A fluid actuator for thin-film electrodes

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Background. Cochlear implants have become an accepted and successful treatment for profound sensorineural deafness in both children and adults. Essential to the effective and efficient localized stimulation of the auditory nerves, is the position of the implant electrode array stimulating sites within the scala tympani (ST). However, the small size, delicate internal structures and helical shape of the cochlear chambers complicate the matter of precise positioning of the implant electrode array. The design, fabrication process, and in vitro testing of a fluid actuator to steer a thin-film electrode array is presented. The application chosen to show feasibility is for a cochlear implant, however, the actuator might be used for cortical electrode arrays, for example. Method of Approach. The actuator functions by a change of internal fluid pressure within one or more flattened and curled polymer microtubes, expanding the highly elliptical cross section of each tube thereby stiffening it and causing a change in its curling radius. The straightening from an initially helical shape allows insertion of an attached electrode array into the basal end of the in vitro cochlea and as the insertion proceeds the pressure is decreased allowing the straightened electrode array to controllably return to its initial helical shape. The allowable envelope of the scala tympani of a guinea pig was determined from published data and the actuator was designed and fabricated accordingly. Results. Multiple actuators were fabricated and tested in vitro. The insertion tests helped to confirm the viability of using this type of actuation to facilitate the insertion of an electrode array into the ST. These tests were performed in a minimal amount of time and often on the first attempt. The actuator reached the furthest extent of the in vitro cavity and achieved a position adjacent to the modiolus. Conclusions. In vitro insertion tests show that the actuator can deliver a thin-film electrode array to a depth of more than one turn into the in vitro scala tympani within a few minutes under open-loop, manual control. Copyright © 2007 by ASME.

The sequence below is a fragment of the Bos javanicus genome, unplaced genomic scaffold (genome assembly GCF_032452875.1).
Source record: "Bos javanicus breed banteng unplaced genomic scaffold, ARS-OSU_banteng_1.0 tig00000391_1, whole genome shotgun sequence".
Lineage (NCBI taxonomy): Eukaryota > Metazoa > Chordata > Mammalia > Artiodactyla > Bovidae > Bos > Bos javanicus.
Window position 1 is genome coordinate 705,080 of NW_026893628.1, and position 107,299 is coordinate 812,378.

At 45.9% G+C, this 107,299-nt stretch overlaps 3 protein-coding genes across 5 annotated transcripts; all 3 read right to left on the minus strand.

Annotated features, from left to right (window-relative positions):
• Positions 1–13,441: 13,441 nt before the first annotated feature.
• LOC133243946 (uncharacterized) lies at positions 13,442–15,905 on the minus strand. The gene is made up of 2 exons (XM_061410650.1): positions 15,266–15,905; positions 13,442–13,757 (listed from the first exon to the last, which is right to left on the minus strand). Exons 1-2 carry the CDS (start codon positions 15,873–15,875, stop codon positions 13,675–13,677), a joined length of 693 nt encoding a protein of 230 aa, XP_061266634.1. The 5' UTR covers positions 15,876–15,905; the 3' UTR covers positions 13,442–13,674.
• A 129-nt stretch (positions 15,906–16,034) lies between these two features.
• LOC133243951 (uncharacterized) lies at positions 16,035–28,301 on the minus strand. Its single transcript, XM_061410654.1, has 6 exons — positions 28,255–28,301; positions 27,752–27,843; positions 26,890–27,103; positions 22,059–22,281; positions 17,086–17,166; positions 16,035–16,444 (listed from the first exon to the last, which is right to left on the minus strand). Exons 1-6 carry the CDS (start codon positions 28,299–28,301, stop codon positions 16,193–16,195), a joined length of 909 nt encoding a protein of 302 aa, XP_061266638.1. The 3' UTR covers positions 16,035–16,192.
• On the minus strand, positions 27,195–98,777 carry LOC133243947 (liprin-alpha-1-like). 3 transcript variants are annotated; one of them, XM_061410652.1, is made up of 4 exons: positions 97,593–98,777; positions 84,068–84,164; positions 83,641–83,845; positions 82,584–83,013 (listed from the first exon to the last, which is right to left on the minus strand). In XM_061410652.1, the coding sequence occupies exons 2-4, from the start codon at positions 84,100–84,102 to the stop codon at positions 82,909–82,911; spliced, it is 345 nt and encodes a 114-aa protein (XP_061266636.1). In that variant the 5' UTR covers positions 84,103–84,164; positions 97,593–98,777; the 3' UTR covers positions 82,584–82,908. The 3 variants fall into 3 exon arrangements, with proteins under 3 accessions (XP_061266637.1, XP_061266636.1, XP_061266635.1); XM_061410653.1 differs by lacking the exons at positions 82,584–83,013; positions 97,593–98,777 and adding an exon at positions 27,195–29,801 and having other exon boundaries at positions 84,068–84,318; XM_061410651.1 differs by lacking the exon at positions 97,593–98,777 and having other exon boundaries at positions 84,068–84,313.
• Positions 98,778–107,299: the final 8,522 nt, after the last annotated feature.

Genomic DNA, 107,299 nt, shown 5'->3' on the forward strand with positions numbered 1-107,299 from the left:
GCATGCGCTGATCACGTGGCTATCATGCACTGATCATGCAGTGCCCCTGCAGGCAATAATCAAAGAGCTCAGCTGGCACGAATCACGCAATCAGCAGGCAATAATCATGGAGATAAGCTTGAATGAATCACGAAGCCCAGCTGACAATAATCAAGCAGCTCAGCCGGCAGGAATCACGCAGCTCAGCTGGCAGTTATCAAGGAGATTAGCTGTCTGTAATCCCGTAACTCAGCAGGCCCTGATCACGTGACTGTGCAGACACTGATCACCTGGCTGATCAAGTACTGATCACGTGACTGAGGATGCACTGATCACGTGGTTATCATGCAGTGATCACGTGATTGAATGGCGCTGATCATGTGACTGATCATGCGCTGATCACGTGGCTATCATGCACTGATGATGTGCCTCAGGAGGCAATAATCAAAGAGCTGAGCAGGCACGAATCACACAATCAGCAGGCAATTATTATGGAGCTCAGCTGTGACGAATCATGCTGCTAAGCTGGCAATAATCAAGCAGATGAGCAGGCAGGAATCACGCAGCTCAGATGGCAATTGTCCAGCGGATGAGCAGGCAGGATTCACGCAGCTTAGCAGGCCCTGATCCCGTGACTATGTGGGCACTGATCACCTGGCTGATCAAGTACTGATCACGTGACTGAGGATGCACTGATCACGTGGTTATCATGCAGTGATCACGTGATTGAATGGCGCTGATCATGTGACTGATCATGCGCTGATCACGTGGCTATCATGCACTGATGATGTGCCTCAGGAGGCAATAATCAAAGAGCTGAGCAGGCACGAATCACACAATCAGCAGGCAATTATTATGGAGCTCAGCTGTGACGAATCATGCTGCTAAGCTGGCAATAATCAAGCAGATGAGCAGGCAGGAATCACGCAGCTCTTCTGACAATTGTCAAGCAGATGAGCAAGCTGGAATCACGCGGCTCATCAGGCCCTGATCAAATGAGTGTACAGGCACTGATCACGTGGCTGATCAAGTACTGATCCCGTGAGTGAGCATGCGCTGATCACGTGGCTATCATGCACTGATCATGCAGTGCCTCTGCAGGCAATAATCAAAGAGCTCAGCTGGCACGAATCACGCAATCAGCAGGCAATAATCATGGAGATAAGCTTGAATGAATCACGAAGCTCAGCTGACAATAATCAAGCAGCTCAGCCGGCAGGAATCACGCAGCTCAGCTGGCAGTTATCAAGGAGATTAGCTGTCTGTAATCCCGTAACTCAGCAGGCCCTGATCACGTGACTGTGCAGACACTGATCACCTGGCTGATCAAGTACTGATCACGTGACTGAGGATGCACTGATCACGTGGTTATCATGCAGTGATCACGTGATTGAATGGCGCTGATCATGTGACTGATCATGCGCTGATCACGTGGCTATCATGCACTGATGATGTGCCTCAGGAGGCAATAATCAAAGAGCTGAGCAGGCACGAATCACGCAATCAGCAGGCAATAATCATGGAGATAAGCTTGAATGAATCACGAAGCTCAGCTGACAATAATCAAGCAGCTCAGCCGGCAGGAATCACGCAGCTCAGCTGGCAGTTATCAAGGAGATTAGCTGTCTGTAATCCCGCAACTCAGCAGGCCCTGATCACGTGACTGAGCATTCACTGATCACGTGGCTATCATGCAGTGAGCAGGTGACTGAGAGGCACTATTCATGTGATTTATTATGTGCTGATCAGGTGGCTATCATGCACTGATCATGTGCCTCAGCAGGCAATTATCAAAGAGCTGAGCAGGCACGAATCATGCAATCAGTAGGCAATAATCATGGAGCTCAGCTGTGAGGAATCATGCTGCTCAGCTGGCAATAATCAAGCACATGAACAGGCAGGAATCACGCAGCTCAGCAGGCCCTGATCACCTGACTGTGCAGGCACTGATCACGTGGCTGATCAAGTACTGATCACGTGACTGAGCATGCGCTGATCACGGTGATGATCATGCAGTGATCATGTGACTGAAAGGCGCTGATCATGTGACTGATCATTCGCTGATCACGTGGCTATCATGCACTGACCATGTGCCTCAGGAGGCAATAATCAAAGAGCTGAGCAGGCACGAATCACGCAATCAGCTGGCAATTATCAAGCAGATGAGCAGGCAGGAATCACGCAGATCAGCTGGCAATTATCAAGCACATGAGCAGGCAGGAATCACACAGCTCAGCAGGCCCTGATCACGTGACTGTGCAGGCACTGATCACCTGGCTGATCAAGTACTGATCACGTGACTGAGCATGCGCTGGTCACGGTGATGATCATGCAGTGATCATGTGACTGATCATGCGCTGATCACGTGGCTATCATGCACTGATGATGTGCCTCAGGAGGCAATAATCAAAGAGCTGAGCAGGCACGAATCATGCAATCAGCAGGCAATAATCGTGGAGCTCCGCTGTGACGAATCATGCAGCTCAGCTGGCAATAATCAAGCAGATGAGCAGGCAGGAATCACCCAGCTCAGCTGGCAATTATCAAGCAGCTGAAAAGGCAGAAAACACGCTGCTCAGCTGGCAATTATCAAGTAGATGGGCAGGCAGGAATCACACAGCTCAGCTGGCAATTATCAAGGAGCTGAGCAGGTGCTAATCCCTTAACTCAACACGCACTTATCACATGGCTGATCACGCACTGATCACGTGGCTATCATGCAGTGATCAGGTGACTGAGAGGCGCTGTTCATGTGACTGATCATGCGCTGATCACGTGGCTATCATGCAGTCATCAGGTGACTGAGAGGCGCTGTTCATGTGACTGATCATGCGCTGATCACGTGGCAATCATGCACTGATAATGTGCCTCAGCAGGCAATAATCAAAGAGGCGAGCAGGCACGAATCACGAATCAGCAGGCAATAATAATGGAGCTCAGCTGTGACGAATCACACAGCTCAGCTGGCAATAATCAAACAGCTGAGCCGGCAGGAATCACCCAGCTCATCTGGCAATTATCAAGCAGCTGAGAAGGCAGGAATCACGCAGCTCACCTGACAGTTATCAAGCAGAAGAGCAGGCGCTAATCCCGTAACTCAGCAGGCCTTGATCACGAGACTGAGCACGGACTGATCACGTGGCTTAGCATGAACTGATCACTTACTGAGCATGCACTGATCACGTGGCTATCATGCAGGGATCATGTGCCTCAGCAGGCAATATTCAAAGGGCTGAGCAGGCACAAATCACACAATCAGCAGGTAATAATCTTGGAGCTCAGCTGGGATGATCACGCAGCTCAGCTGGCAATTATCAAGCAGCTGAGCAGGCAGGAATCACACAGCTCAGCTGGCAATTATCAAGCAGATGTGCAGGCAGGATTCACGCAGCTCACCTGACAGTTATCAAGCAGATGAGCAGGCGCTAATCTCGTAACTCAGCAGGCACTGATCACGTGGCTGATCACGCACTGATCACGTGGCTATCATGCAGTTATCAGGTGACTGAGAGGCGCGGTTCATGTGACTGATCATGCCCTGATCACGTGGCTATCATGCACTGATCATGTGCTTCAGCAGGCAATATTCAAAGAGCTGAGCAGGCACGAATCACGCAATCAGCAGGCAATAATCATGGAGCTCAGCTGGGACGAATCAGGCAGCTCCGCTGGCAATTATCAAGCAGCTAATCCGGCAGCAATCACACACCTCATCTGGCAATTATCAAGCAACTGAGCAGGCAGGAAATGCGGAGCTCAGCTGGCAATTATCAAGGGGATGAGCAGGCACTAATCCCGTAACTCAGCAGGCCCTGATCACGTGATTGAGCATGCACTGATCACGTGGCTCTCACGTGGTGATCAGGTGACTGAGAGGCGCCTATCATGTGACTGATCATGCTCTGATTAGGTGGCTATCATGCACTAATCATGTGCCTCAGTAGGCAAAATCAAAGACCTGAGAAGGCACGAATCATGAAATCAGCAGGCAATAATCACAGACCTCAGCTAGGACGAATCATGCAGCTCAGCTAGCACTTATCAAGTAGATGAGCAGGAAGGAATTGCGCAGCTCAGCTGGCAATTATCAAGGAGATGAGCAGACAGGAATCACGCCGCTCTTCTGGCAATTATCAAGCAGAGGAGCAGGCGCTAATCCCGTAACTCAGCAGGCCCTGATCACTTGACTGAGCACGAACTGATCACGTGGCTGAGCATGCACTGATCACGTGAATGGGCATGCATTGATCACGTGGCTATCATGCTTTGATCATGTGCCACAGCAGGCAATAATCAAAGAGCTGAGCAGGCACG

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Journal of Medical Devices, Transactions of the ASME